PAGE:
As a co-founder of Ethereum, Vitalik Buterin is one of the most prominent voices in crypto. He took to Twitter early Tuesday morning to urge his audience not to write off everything FTX’s departing CEO Sam Bankman-Fried did as a part of “the fraud.”
“Automatically downgrading every single thing SBF believed in is an error,” Buterin said. “It’s important to actually think and figure out which things contributed to the fraud and which things didn’t.”
Automatically downgrading every single thing SBF believed in is an error. It’s important to actually think and figure out which things contributed to the fraud and which things didn’t.
Don’t be the guy who would have tried to cancel vegetarianism in 1945.
— vitalik.eth (@VitalikButerin) November 15, 2022
Buterin has publicly criticized Bankman-Fried since FTX’s bank run, plummeting token price, and subsequent bankruptcy filings sent shockwaves across the crypto industry. Five U.S. government agencies are investigating FTX and Bankman-Fried for alleged fraud, including the Securities and Exchange Commission, the Department of Justice, and the Commodity Futures Trading Commission.
At a conference in Argentina last week, Buterin likened Bankman-Fried to “a 1930s dictator” because of the cult of personality surrounding Bankman’s persona.
Harsh words aside, Buterin wants the public to think critically when evaluating Bankman-Fried’s life choices. SBF’s practices and beliefs, from veganism to playing video games, are not all worthy of scorn.
But what about “effective altruism,” the philosophical concept Bankman-Fried and his lackeys at Alameda Research touted, which revolves around improving the lives of others using evidence-based reasoning?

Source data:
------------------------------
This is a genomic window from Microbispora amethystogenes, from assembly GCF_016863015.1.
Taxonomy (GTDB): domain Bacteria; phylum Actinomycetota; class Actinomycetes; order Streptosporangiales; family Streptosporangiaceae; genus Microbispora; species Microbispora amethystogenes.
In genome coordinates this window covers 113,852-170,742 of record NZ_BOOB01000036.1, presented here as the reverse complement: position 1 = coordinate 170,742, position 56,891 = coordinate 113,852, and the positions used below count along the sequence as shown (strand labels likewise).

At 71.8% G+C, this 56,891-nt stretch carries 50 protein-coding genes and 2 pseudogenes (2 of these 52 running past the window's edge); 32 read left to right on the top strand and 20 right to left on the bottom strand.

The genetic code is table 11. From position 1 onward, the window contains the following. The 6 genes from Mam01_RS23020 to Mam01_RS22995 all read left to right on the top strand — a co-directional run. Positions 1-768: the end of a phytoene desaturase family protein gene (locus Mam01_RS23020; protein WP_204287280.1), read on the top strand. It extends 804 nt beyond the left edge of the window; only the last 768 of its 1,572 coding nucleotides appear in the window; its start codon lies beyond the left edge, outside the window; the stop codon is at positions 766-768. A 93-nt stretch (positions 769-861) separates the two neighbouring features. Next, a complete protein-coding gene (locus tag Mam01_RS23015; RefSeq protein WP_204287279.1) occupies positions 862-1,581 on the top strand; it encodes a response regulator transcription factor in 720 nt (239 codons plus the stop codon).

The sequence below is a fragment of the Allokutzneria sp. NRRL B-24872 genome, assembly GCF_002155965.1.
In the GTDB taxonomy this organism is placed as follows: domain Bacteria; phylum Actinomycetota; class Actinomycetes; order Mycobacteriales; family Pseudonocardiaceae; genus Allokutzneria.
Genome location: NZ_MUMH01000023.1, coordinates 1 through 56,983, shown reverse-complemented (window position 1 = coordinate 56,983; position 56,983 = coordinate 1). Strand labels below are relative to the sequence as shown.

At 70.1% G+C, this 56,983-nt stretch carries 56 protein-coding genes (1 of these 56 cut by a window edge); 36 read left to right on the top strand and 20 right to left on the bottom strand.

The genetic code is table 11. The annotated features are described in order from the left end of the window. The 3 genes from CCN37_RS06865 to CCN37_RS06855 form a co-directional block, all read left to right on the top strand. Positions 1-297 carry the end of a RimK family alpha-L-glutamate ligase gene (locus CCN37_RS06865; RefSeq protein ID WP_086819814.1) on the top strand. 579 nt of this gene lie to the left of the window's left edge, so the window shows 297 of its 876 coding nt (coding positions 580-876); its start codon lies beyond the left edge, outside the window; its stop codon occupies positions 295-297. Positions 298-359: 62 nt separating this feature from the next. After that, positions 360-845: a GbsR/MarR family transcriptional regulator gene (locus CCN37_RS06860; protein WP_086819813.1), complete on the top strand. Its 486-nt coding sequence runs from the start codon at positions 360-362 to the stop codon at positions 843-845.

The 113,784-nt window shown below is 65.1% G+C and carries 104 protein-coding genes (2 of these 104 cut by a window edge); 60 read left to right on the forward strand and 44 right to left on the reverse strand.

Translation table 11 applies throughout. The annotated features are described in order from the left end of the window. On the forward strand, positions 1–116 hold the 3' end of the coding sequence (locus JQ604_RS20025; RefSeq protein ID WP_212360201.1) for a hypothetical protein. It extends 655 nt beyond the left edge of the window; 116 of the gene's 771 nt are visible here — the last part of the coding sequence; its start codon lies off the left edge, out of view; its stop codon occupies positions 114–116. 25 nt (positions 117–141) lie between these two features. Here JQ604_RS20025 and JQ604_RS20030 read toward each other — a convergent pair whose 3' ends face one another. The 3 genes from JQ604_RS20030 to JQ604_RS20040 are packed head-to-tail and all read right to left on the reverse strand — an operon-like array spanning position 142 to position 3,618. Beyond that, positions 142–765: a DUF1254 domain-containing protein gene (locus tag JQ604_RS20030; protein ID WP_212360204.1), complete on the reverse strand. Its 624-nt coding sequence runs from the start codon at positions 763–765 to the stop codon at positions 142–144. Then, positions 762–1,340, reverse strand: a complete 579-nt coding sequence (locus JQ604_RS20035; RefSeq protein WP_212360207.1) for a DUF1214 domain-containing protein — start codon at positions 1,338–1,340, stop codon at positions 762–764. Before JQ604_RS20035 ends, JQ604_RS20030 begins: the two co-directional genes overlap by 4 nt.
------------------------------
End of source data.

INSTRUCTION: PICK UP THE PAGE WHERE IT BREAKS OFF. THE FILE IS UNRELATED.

Ava Labs CEO Emin Gün Sirer believes that gig is up.
“Vitalik, if you’re trying to save the Effective Altruism brand, it’s dead,” Gün Sirer said. “It contributed to the fraud by providing cover (linear utility) for unchecked greed. SBF, and his shallow philosophy, isn’t a hill worth fighting for.”
The co-founder of DeFi firm Gnosis shared a similar view.
“I think it is worth talking about the danger of using EA as a justification strategy,” Martin Köppelmann said of effective altruism. “You can abuse EA ideas to justify every shitty behaviour that earns you money as you can claim it is all for a greater good.”
To Köppelmann, Buterin offered a simple response.
“Oh I agree, that is one of the things that contributed to what happened,” he replied.
Notably, one of Bankman-Fried’s largest effective altruism proponents was Oxford philosopher Will MacAskill, who worked as an advisor at FTX’s now-defunct Future Fund. MacAskill has since published a lengthy statement addressing the issue and his ties to Bankman-Fried.
“If that goodwill laundered fraud, I am ashamed,” MacAskill said. “I know that others from inside and outside of the community have worried about the misuse of EA ideas in ways that could cause harm. I used to think these worries, though worth taking seriously, seemed speculative and unlikely. I was probably wrong.”